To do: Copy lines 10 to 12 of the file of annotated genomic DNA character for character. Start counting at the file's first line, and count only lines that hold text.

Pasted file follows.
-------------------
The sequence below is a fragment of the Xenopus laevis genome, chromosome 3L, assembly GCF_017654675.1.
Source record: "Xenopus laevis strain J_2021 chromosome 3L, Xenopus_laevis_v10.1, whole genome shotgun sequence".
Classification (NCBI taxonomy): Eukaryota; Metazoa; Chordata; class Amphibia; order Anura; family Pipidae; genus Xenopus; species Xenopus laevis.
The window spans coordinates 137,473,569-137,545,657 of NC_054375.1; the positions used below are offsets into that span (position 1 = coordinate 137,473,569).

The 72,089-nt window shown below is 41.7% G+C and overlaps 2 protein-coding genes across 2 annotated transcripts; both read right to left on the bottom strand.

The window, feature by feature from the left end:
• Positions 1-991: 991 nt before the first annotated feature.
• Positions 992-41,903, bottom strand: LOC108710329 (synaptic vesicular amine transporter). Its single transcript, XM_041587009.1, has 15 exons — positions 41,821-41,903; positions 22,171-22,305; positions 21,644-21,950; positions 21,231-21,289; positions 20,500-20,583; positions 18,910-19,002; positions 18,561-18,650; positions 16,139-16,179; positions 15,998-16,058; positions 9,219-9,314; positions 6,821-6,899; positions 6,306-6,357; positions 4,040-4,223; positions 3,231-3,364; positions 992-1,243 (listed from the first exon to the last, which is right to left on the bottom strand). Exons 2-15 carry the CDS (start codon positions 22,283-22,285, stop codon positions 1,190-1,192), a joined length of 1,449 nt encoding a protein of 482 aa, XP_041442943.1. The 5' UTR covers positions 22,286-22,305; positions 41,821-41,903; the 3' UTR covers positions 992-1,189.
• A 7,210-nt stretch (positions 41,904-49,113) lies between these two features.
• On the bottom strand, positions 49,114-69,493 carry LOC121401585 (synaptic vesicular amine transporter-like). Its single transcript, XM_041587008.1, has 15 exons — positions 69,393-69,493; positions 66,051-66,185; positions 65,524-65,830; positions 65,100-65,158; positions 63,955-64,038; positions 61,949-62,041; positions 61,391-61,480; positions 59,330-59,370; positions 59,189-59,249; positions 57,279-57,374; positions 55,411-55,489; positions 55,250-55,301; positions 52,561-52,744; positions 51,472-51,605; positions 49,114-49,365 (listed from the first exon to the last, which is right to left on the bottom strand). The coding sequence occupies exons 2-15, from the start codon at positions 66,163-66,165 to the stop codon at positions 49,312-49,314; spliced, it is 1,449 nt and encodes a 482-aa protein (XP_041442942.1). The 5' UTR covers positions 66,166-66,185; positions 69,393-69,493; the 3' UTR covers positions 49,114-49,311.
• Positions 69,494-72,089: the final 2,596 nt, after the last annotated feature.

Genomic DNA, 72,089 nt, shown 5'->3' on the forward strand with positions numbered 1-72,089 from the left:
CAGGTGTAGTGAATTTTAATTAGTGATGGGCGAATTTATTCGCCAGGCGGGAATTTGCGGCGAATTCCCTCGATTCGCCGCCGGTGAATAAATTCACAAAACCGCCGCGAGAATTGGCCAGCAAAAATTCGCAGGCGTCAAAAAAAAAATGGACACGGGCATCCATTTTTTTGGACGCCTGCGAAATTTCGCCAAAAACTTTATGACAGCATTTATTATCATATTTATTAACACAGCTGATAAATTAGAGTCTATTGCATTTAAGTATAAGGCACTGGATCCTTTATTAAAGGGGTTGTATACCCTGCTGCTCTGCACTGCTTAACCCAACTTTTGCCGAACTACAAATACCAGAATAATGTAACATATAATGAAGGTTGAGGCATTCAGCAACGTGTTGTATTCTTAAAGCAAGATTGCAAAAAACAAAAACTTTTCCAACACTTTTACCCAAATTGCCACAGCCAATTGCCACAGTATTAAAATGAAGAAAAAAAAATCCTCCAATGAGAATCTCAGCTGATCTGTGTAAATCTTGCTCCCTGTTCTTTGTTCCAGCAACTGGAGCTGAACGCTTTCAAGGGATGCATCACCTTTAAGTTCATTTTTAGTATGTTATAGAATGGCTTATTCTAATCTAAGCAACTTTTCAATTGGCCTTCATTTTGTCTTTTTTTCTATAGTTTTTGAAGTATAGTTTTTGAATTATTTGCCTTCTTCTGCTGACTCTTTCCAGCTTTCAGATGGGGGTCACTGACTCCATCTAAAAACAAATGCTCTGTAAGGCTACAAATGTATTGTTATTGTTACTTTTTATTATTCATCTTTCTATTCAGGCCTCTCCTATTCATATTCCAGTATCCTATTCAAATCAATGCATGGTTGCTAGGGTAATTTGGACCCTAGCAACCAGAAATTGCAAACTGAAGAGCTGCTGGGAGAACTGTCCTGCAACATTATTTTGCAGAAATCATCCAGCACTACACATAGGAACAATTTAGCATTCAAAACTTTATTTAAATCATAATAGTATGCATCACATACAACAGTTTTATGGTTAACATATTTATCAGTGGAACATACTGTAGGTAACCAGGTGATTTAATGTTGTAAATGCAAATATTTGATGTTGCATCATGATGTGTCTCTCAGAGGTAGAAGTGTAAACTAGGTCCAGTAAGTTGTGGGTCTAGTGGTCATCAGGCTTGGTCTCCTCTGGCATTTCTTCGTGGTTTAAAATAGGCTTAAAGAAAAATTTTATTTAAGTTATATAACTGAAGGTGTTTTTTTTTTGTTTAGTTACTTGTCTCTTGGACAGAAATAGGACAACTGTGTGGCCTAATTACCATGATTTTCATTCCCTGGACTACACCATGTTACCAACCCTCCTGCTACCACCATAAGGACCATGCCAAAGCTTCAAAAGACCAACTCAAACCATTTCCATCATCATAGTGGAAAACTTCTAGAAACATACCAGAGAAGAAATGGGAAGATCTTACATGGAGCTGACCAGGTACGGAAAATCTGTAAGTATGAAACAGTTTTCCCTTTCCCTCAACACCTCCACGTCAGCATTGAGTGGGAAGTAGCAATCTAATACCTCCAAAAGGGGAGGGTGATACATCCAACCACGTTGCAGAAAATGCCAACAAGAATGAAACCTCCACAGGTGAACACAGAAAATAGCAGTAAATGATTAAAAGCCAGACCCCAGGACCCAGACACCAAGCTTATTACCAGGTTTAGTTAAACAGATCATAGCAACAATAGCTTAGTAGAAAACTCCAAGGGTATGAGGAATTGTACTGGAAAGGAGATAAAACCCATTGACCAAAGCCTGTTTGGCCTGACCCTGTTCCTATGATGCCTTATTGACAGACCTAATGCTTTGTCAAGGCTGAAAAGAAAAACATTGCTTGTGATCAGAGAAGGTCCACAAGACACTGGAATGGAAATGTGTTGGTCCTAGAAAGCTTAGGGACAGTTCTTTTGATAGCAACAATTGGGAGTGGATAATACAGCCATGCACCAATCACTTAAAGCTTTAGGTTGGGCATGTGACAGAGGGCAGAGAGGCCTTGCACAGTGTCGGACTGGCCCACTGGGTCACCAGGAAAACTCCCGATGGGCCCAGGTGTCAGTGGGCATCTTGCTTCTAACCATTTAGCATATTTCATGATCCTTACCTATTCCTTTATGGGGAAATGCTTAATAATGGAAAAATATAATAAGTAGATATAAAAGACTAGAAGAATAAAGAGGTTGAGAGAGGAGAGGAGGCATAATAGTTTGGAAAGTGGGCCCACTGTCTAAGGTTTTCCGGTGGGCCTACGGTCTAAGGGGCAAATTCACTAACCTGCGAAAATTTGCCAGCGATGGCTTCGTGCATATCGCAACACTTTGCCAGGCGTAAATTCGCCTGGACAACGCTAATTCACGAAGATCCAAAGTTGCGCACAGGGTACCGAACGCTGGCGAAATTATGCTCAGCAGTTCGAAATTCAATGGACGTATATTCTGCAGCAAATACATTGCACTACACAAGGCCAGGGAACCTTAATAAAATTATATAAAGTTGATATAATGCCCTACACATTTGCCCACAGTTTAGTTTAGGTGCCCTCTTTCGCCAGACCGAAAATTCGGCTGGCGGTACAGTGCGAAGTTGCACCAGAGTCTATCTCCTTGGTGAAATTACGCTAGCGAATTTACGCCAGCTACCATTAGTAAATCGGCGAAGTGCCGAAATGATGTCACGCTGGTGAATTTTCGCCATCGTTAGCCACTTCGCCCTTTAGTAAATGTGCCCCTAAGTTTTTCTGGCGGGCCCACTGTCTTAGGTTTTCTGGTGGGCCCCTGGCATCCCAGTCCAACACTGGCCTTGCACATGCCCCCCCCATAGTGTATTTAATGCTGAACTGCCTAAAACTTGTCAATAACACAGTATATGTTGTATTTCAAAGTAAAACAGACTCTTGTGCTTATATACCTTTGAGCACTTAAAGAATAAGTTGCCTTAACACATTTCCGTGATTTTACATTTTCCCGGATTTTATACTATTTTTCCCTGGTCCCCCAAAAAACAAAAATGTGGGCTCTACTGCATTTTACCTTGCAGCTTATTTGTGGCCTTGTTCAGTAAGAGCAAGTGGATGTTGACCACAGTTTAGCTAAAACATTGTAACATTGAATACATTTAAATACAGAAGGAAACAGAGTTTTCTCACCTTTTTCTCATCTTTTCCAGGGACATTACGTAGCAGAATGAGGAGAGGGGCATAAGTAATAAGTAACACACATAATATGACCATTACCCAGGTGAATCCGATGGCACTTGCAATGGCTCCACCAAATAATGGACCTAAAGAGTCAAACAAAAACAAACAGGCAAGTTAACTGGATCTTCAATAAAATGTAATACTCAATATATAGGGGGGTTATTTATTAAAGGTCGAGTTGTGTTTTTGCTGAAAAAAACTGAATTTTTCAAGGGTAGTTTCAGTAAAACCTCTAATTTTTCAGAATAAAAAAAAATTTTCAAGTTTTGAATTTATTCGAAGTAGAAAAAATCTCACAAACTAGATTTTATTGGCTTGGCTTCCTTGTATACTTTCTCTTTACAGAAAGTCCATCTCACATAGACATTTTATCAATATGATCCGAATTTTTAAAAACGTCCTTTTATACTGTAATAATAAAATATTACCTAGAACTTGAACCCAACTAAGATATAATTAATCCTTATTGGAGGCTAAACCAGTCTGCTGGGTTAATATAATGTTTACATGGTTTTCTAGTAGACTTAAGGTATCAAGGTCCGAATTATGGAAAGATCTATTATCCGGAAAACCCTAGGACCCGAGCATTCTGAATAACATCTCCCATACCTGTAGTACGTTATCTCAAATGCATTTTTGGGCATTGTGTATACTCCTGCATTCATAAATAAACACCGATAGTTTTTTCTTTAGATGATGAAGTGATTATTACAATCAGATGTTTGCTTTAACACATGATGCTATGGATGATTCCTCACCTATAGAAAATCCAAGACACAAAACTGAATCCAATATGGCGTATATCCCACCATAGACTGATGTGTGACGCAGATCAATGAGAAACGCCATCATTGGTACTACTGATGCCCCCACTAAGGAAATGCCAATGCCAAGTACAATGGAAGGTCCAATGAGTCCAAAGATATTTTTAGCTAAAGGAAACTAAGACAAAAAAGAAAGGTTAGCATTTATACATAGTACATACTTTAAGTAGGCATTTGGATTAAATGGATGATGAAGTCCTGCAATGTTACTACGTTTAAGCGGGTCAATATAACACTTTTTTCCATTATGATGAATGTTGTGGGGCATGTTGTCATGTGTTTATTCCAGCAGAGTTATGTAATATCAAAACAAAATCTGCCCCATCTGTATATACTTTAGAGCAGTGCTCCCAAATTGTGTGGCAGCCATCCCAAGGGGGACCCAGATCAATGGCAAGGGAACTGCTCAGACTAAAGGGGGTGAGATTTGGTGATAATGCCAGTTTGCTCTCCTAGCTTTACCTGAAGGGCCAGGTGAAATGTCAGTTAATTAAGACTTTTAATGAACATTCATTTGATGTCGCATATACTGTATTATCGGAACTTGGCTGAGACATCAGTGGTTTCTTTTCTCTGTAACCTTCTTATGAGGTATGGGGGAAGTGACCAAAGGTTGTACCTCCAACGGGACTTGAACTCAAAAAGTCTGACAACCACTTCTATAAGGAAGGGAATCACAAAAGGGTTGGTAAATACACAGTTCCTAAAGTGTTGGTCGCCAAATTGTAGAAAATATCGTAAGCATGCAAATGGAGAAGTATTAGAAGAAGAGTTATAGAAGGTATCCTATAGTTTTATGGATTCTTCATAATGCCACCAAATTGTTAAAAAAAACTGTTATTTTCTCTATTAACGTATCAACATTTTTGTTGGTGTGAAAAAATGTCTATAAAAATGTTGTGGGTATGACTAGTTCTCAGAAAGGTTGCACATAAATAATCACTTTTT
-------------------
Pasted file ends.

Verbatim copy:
• On the bottom strand, positions 49,114-69,493 carry LOC121401585 (synaptic vesicular amine transporter-like). Its single transcript, XM_041587008.1, has 15 exons — positions 69,393-69,493; positions 66,051-66,185; positions 65,524-65,830; positions 65,100-65,158; positions 63,955-64,038; positions 61,949-62,041; positions 61,391-61,480; positions 59,330-59,370; positions 59,189-59,249; positions 57,279-57,374; positions 55,411-55,489; positions 55,250-55,301; positions 52,561-52,744; positions 51,472-51,605; positions 49,114-49,365 (listed from the first exon to the last, which is right to left on the bottom strand). The coding sequence occupies exons 2-15, from the start codon at positions 66,163-66,165 to the stop codon at positions 49,312-49,314; spliced, it is 1,449 nt and encodes a 482-aa protein (XP_041442942.1). The 5' UTR covers positions 66,166-66,185; positions 69,393-69,493; the 3' UTR covers positions 49,114-49,311.
• Positions 69,494-72,089: the final 2,596 nt, after the last annotated feature.

Genomic DNA, 72,089 nt, shown 5'->3' on the forward strand with positions numbered 1-72,089 from the left: